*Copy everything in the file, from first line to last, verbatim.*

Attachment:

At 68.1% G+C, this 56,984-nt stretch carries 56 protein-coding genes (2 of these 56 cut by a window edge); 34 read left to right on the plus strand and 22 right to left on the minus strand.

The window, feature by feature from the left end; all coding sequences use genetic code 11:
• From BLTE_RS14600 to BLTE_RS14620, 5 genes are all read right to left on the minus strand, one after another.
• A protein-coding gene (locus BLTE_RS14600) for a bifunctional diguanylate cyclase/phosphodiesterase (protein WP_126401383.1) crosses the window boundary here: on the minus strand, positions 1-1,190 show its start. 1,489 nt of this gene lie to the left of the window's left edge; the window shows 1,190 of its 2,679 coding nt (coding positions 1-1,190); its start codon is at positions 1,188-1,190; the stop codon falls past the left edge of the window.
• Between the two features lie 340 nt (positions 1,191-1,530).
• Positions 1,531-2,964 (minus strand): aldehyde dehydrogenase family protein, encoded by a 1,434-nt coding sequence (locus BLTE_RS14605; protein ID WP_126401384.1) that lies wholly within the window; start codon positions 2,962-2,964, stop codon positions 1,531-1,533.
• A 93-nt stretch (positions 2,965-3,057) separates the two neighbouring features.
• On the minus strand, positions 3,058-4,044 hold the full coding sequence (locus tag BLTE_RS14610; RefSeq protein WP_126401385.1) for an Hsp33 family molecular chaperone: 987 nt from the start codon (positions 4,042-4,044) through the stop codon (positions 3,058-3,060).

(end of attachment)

At 68.1% G+C, this 56,984-nt stretch carries 56 protein-coding genes (2 of these 56 cut by a window edge); 34 read left to right on the plus strand and 22 right to left on the minus strand.

The window, feature by feature from the left end; all coding sequences use genetic code 11:
• From BLTE_RS14600 to BLTE_RS14620, 5 genes are all read right to left on the minus strand, one after another.
• A protein-coding gene (locus BLTE_RS14600) for a bifunctional diguanylate cyclase/phosphodiesterase (protein WP_126401383.1) crosses the window boundary here: on the minus strand, positions 1-1,190 show its start. 1,489 nt of this gene lie to the left of the window's left edge; the window shows 1,190 of its 2,679 coding nt (coding positions 1-1,190); its start codon is at positions 1,188-1,190; the stop codon falls past the left edge of the window.
• Between the two features lie 340 nt (positions 1,191-1,530).
• Positions 1,531-2,964 (minus strand): aldehyde dehydrogenase family protein, encoded by a 1,434-nt coding sequence (locus BLTE_RS14605; protein ID WP_126401384.1) that lies wholly within the window; start codon positions 2,962-2,964, stop codon positions 1,531-1,533.
• A 93-nt stretch (positions 2,965-3,057) separates the two neighbouring features.
• On the minus strand, positions 3,058-4,044 hold the full coding sequence (locus tag BLTE_RS14610; RefSeq protein WP_126401385.1) for an Hsp33 family molecular chaperone: 987 nt from the start codon (positions 4,042-4,044) through the stop codon (positions 3,058-3,060).